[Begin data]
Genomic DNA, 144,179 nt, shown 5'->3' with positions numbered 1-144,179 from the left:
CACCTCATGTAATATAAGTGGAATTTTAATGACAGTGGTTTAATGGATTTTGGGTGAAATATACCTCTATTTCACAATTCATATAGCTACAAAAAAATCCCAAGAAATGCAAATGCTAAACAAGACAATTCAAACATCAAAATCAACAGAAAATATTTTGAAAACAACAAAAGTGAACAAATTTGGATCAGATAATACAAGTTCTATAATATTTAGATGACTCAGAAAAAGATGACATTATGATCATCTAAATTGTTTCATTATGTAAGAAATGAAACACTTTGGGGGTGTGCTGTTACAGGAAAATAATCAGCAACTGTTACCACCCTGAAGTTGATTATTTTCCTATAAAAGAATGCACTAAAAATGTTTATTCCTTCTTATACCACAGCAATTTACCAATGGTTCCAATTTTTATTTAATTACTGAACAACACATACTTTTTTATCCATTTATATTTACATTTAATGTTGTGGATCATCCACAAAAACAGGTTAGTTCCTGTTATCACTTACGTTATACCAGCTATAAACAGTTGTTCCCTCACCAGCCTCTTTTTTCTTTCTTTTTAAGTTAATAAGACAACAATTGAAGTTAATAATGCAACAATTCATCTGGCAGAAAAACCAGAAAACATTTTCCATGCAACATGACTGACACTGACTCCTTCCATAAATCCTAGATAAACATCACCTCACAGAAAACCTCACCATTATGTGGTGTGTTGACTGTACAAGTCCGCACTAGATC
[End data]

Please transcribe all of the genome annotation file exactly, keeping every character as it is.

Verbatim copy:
Genomic DNA, 144,179 nt, shown 5'->3' with positions numbered 1-144,179 from the left:
CACCTCATGTAATATAAGTGGAATTTTAATGACAGTGGTTTAATGGATTTTGGGTGAAATATACCTCTATTTCACAATTCATATAGCTACAAAAAAATCCCAAGAAATGCAAATGCTAAACAAGACAATTCAAACATCAAAATCAACAGAAAATATTTTGAAAACAACAAAAGTGAACAAATTTGGATCAGATAATACAAGTTCTATAATATTTAGATGACTCAGAAAAAGATGACATTATGATCATCTAAATTGTTTCATTATGTAAGAAATGAAACACTTTGGGGGTGTGCTGTTACAGGAAAATAATCAGCAACTGTTACCACCCTGAAGTTGATTATTTTCCTATAAAAGAATGCACTAAAAATGTTTATTCCTTCTTATACCACAGCAATTTACCAATGGTTCCAATTTTTATTTAATTACTGAACAACACATACTTTTTTATCCATTTATATTTACATTTAATGTTGTGGATCATCCACAAAAACAGGTTAGTTCCTGTTATCACTTACGTTATACCAGCTATAAACAGTTGTTCCCTCACCAGCCTCTTTTTTCTTTCTTTTTAAGTTAATAAGACAACAATTGAAGTTAATAATGCAACAATTCATCTGGCAGAAAAACCAGAAAACATTTTCCATGCAACATGACTGACACTGACTCCTTCCATAAATCCTAGATAAACATCACCTCACAGAAAACCTCACCATTATGTGGTGTGTTGACTGTACAAGTCCGCACTAGATC